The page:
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PPC 17 min read August 26, 2020

How To Test Bids In PPC Advertising Without Applying Them

How To Test Bids In PPC Advertising Without Applying Them
Pavel Alekseev
Andrey Belousov
Growth Hacker at Serpstat
A/B tests are an integral part of any marketing strategy because you can increase its effectiveness in several times. In contextual advertising such testing also takes place, for example, to create a high-quality, attractive ad. But are they really that effective? Let's deal with them, and also find out another secret of successful testing.

A/B testing problems
A/B tests of bids have several obstacles:
They require a huge number of clicks for reliable results.
Almost always, bids are tested only on the part of ad campaigns. The success of one variant over the other on the part of the account doesn't mean its advantage on the entire account.
Unlike testing changes on a website, it is not enough to simply compare the conversion rate of two options. You need to align the budget or CPA or CRR and compare the number of conversions or revenue. However, the alignment of budget and CPA occurs with some margin of error.
In general, even with an infinite amount of data, we will be able to determine which option is better only if the options have a difference in the efficiency of more than 3-5%. Let's call this theoretical sensitivity.

The following factors influence theoretical sensitivity:
We don't test the entire account, but a specific part of it. Moreover, the keywords we test are not randomly selected.
We align the budget / CPA / CRR for the two options with some margin of error.
Checkerboard order is not the same as randomly distributing clicks between options.
In practice, since we don't have an infinite amount of data, even for large sites, the sensitivity threshold of the A/B test is about 10-20%. If the difference in effectiveness between the two options is less than this threshold, then doing A/B is not much better than flipping a coin. Let's call this practical sensitivity.

As a result, A/B testing:
  • is not accurate;
  • takes much time;
  • requires a lot of work and specific knowledge;
  • cannot be fully automated.

And after all, there is always a possibility that new rates will work worse.
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Equal Bid Improvement Factor
Therefore, there may be a metric that is more sensitive (even theoretical) than the A/B test. Moreover, this metric can be simply calculated using historical data without taking into account bids. If we automate this, then it can be done in a couple of clicks.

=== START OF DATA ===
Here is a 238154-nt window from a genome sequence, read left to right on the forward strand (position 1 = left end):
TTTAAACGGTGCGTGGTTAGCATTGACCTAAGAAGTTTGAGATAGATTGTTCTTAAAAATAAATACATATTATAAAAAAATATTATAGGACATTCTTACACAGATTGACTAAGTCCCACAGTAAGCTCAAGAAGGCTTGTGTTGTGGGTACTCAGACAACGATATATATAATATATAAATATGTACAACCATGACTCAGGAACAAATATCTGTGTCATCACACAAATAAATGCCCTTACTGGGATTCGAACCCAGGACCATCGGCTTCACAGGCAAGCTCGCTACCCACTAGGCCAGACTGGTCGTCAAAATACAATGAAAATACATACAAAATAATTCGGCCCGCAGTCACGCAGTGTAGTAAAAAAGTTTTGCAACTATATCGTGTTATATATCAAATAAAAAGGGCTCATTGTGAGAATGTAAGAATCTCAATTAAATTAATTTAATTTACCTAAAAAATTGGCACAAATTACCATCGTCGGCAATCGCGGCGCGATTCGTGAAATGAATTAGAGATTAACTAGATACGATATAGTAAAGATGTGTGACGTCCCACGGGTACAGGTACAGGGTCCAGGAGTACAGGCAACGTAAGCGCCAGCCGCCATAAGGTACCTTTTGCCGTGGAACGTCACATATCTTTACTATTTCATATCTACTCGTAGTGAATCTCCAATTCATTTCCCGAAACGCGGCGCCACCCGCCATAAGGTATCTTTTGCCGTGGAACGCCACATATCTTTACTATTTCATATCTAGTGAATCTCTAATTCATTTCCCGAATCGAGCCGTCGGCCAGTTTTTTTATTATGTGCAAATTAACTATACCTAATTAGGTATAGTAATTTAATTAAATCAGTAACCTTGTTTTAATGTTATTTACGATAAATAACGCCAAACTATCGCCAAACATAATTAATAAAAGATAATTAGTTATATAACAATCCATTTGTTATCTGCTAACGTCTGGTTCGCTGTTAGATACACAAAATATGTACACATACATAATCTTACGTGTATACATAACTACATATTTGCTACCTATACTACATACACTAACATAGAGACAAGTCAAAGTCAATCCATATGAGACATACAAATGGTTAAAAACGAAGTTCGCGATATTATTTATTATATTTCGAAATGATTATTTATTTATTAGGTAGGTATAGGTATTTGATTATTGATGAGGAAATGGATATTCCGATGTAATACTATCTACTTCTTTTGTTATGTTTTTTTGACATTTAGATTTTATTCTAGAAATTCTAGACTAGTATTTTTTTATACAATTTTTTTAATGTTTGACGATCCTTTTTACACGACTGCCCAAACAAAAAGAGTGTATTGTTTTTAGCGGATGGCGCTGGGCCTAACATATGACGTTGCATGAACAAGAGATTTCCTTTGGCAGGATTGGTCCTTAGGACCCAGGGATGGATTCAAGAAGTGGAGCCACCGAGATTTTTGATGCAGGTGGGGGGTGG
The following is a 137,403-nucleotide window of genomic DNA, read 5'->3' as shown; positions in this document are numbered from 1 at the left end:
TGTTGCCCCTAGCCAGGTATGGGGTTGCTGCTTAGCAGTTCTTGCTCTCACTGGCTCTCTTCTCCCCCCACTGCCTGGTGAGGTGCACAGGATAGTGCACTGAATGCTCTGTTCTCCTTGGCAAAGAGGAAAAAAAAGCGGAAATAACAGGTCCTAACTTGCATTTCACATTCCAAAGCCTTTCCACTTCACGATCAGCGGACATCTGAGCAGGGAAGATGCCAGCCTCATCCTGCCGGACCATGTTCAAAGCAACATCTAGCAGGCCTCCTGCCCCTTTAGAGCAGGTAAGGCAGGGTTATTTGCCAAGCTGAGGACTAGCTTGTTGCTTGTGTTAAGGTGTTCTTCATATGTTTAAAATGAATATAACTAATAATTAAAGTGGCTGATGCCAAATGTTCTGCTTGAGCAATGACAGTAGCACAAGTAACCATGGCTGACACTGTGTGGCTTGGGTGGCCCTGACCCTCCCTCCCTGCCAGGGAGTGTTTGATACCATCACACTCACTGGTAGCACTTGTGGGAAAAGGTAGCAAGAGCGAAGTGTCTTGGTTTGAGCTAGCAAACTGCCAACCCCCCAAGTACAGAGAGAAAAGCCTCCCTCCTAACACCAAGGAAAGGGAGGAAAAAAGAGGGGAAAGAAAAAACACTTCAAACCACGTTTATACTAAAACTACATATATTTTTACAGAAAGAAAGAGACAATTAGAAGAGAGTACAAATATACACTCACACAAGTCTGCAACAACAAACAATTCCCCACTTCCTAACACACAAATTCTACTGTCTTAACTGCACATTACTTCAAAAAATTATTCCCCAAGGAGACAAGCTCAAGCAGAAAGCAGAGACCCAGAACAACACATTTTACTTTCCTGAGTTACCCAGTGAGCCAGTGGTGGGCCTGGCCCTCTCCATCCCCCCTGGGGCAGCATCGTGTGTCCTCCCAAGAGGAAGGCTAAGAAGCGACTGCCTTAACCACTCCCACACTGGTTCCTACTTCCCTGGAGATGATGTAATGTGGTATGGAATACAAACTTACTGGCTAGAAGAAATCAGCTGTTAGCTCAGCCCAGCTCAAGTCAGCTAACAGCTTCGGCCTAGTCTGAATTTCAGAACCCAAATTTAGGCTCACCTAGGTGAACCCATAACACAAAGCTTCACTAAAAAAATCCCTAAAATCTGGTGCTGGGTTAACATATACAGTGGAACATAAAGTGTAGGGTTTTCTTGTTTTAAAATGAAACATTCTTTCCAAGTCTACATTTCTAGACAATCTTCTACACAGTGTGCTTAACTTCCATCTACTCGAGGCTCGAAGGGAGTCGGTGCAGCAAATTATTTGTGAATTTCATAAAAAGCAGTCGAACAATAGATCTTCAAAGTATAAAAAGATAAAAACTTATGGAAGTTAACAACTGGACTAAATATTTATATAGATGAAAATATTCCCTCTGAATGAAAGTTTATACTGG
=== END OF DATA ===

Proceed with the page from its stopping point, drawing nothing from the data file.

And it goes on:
However, since we don't know the dependence of the number of clicks and CPC on the rate, then this metric will produce quantitative results with a rather large margin of error, but possibly quite accurate qualitative results.

In other words, this metric will answer the question "Which option is better?" Rather well, but rather poorly on the question "How much better?".
Intermediate calculations may seem voluminous to you, but the final formula will be short.

For the sake of simplicity, let's assume that each keyword has:
CPC and number of clicks are proportional to the bid;
conversion probability is independent of the bid.
Let's set the bids in proportion to the estimate:
f - forecast the probability of conversion
L is a constant to fit our constraints (budget, target CPA)

Let p be the probability of conversion, then the expected number of conversions is:
The expenditure for a keyword is:
Let our goal be the maximum conversions with a fixed CPA = TargetCPA.
The expected CPA is:
To find L, let's equate the target CPA with the expected one:
From here you can calculate L:
We introduce the weighted mean operator:
From which it follows that:
You can also easily see that the constant can be taken out of the weighted mean:
Let's get back to L:
For simplicity, we will assume that c and f are not correlated.
Let's calculate the expected number of conversions:
Let's calculate what will happen at equal rates. Let our forecast for all keys be the same and equal to some constant m. Without loss of generality, we can say that m is equal to the weighted average conversion:
Now let's divide the number of conversions for arbitrary bids by the number of conversions for equal bids. Let's get how many times bids bring more conversions than equal bids for the same CPA. Let's call this metric the Equal Bid Improvement Factor (IBIF).
With equal rates, IBIF should be equal to 1. For example, all rates are equal to the constant S:
W [p] is just a multiplier that doesn't depend on the estimate.
W [fp] - grows with an increasing correlation between the estimate and the probability of conversion. It also grows with bid variance (spread).
W [ff] - grows with increasing variance of bids.

can be expressed in terms of rate variance and the correlation between bids and estimates.

C is Pearson's weighted correlation coefficient between bids and predictions. The measure of the adequacy of the bids doesn't exceed 1. Equal to 1 for an ideal estimate, equal to 0 for random rates.